Time Crisis: Razing Storm review
Light gun games never really survived the death of arcades during the last decade, at least as far as North America is concerned. Virtua Cop, House of the Dead, and Time Crisis all became footnotes in the memories of our coin-operated youths. Meanwhile, arcades and light gun games continue to prevail overseas, and Namco has taken the first shot in what will hopefully be an ongoing resurgence for the genre using the Move. Despite it's title, Time Crisis: Razing Storm is actually a collection of three pitch-perfect arcade ports: Razing Storm, Time Crisis 4, and Deadstorm Pirates. All three titles can be played with either the Move, a standard PS3 controller, or the GunCon 3. We opted to try out the Move, as Sony's peripheral was already starting to collect dust due to its meager launch lineup.
Starting from the top, Razing Storm is the second spin-off of the Time Crisis series (following Crisis Zone), originally released in arcades in 2009. Like its predecessor, Razing Storm makes impressive use of destructible environments (I was often reminded of The Matrix lobby shootout) and mobile shields for cover. Aside from the onslaught of renegade soldiers you'll be gunning down, a number of mechs will also be constantly hounding you. Visually and thematically, the game is extremely reminiscent of Metal Gear Solid 4, especially when you're in the streets of a mostly monotone setting fighting mini-Metal Gears.
The story and dialogue is laughably bad, but in a super-cheesy good way. If the game took itself too seriously, the ludicrous action and over-the-top set pieces would not be nearly as fun. Still, I can't help but feel like the creators of this game designed it knowing full well that most arcades would be too loud for anyone to hear what was actually being said. Razing Storm is likely the shortest game of the bunch at approximately 15 minutes, but in addition to the Arcade Mode, there's also a new Story Mode. This is slightly akin to Tekken's Force Mode, where Namco attempts to elaborate and experiment with the franchise's signature gameplay, but unfortunately they've just turned out a shoddy FPS with remarkably bad enemy AI, a completely useless cover system, and surprisingly awesome cutscenes.
Next up is Time Crisis 4, initially released in arcades in 2006 and again for the PlayStation 3 in 2007. Although Time Crisis 2 will always be my favorite and Time Crisis 3 wasn't particularly great, Time Crisis 4 is where the series lost its way. Sure, the familiar rail-based shooting and two-player cooperative action is all here, but the locations and enemies and even the controls themselves have grown stale. Compared to the frenetic chaos of the other two titles in this package, Time Crisis 4 is painfully slow. The pistol has a limited clip requiring constant reloading, but the cover system is sluggish, especially when you see an enemy attack coming from a mile away and still get hit by it despite trying to dodge. If you can't get enough of the classic Time Crisis gameplay and skipped this title the first time around, it's a decent addition, but your enjoyment will quickly be overridden by nostalgia for the far superior earlier games.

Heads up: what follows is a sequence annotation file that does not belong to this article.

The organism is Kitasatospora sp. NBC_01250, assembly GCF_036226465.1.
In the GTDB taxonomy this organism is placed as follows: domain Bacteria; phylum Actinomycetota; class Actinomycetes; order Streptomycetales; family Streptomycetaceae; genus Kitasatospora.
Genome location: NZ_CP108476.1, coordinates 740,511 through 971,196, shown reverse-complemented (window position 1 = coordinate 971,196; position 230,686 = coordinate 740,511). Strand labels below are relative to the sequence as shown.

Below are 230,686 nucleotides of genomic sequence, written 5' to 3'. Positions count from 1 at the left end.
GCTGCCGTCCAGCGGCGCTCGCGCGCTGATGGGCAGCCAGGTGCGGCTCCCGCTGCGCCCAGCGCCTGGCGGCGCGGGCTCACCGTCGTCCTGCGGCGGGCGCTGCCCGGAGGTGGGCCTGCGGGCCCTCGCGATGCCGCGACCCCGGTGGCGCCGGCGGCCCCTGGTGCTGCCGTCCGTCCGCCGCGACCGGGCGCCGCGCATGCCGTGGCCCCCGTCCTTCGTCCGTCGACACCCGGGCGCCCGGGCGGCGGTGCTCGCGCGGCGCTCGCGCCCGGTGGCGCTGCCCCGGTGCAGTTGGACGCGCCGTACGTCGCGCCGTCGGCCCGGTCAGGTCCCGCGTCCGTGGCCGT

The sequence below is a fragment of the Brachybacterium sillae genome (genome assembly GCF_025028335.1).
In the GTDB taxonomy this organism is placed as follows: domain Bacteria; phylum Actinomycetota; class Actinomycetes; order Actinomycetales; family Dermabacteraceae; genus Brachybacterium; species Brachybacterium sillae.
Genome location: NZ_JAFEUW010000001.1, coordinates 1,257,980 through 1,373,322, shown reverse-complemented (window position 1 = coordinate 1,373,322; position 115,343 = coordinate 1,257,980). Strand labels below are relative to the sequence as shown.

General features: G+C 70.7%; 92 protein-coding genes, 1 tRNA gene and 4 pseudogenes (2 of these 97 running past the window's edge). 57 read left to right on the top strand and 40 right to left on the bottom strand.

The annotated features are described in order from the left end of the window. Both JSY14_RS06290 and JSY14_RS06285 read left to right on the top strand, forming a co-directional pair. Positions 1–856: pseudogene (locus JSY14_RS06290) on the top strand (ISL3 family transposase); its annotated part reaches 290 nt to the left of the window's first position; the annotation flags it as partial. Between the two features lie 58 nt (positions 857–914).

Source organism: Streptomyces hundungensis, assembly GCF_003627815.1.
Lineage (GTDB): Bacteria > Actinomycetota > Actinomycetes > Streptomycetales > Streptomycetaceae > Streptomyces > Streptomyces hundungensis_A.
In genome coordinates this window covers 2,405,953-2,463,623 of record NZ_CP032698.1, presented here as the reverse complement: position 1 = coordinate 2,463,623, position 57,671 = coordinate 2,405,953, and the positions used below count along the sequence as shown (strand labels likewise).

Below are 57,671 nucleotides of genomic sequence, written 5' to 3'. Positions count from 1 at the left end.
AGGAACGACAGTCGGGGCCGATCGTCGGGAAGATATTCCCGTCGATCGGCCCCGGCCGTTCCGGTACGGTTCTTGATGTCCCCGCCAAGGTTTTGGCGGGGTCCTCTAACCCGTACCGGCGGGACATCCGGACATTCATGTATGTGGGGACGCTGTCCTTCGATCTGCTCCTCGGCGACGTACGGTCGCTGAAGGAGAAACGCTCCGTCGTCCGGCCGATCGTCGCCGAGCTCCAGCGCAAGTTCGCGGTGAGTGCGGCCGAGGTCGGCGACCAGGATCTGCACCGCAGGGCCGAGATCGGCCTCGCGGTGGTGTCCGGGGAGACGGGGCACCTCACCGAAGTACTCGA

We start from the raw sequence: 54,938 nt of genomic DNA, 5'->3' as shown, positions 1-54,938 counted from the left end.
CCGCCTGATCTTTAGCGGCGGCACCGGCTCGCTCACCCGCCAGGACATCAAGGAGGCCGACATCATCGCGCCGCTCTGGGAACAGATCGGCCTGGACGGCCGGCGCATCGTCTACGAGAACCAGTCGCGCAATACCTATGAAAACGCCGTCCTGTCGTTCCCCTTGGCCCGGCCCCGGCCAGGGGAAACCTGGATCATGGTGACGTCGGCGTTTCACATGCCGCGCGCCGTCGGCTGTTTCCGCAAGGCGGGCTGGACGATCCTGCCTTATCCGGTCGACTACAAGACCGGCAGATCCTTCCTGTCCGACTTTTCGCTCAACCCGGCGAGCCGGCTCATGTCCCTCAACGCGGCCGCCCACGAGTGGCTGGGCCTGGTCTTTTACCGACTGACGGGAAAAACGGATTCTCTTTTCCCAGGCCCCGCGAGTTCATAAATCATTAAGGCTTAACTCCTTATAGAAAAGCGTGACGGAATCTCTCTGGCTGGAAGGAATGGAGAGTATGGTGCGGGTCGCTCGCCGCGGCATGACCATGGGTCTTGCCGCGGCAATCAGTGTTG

Finally, we have the hidden gem of the collection. Deadstorm Pirates eschews pesky things like taking cover and limited ammo and instead requires both players to shoot in tandem to take down powerful enemies or objectives. The colorful and exciting Disneyland-esque stages are a vast departure from the washed-out aesthetics of the two Time Crisis games, and although the Goonies/Pirates of the Caribbean/Harry Potter-inspired plot are utterly forgettable and the characters are often overly obnoxious, Deadstorm is actually a great deal of fun where it matters.
In addition to shooting skeleton pirates and treasure chests and a kraken and a giant snake, there are also a number of sequences where players must work together by moving the motion controllers to dodge attacks or steer ships or boats. It's not just an epic adventure, but it also makes excellent use of the light gun/motion controller combination. Due to the short length of any of these three games, I wouldn't say Deadstorm is worth the price of admission alone, but I definitely would have bought it if it had been released on the PSN at a discounted rate.
Time Crisis 4 and Deadstorm Pirates both have limited credits available at first, but by playing repeatedly you can build up your continues. It's a nice challenge/reward system seen in many arcade shmups (I hate that word, for the record), and there's also an online-enabled Ranking Mode for purists looking to rock those worldwide leaderboards.
Although Time Crisis 4 and Razing Storm are fun on their own, Deadstorm Pirates and the Move compatibility pushes this collection out of "pass" territory and into a firm "rent or buy on the cheap" recommendation. It's much more enjoyable with a friend, and the Move/GunCon 3 make it as close to the intended arcade experience as you're going to get.